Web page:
Did Pixar wait too long to start making sequels?

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wonderfly

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#1
Did Pixar wait too long to start making sequels?

Besides "Cars 2", that is. And the Toy Story franchise (by releasing "Toy Story 2" just a few years after the original "Toy Story", it doesn't fit into the pattern I'm talking about here).

But over a decade passed between the release of "Monsters Inc" and "Monsters University". Same with "Finding Nemo" and "Finding Dory", and now "Incredibles" and "Incredibles 2".

"Incredibles 2" picks up right where the first Incredibles left off. Sorry, but kids who went to watch "Incredibles" in theaters are now graduating from college. "Finding Dory" likewise picks up just a short time after "Finding Nemo".

Why didn't we get sequels back in the 2000's, or an animated TV series? (like "Buzz Lightyear of Star Command"?). I know the answer is "because Pixar doesn't make cheap sequels!" but by waiting so long, I just can't shake the feeling that there's an enormous disconnect, a generational divide between the 2000's Pixar and the 2010's Pixar....

Yeah, "Finding Dory" and "Incredibles 2" did great at the box office, but I think that's nostalgia - parents taking their kids to the sequels (strangely enough, Monsters University didn't do as well - maybe nostalgia hadn't kicked in yet, back in 2013)....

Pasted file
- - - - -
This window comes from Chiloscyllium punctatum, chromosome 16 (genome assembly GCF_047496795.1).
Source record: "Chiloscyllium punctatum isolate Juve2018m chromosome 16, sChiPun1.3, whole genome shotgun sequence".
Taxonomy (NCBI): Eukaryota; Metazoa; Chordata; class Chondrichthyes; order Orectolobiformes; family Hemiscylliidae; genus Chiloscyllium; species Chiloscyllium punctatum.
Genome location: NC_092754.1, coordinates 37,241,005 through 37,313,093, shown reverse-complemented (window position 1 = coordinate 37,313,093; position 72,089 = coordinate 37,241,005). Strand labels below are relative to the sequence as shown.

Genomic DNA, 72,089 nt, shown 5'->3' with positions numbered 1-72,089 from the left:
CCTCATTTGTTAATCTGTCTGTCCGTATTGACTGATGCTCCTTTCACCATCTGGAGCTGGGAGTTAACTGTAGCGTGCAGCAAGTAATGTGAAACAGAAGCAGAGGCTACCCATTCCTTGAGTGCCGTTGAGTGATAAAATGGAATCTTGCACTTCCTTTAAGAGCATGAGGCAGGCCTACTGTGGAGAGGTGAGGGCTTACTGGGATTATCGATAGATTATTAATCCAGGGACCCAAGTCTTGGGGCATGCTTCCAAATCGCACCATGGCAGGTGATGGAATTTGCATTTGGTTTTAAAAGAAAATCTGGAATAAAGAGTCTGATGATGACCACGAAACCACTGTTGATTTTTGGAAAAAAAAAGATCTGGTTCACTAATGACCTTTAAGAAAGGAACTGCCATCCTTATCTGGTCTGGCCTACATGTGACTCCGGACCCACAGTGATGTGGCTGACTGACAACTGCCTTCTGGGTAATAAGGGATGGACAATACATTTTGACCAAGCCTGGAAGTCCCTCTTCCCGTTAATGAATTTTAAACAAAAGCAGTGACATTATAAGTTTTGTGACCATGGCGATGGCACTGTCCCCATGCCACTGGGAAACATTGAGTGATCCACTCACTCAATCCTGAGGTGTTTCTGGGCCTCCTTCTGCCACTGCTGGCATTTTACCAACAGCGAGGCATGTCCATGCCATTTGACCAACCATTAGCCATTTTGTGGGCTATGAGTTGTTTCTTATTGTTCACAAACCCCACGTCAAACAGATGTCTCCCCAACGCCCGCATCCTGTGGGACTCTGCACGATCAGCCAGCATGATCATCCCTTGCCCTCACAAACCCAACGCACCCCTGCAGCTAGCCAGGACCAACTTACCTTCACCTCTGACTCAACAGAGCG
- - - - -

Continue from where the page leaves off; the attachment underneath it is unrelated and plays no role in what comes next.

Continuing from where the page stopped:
...But I believe the stories in those sequels aren't as strong as the originals, and so in a few years, people will still be thinking more of the original film from the 2000's, and the sequel from the 2010's will be an afterthought. And if the sequel was going to be an afterthought all along, they should've just pumped it out quickly back in the 2000's.
 
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superkeegan9100

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#6
Do you really think it takes over 10 years to make a movie?
Well in Finding Nemo's case, Disney was trying to split off from Pixar so they had to make one in a separate animation studio, which proved to be short lived because they actually purchased Pixar a year later.
 

Dudley

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#7
Do you really think it takes over 10 years to make a movie?
Movies can go in and out of development for years, especially in animation. Tangled is a good example.
In the case of Incredibles 2, Brad Bird just waited till he came up with a story that was good enough.


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Light Lucario

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#8
I haven't seen these sequels yet, but I don't know if jumping on making sequels right away would have been necessarily a good idea either. That could make the movies feel more rushed and it could have made them not too different from Disney in regards to turning out sequels in the hope of getting more money. I don't know if there was a lot of nostalgia for Finding Dory, but I'm sure that was a factor for the Incredibles 2, especially when people wanted a sequel to that movie for years.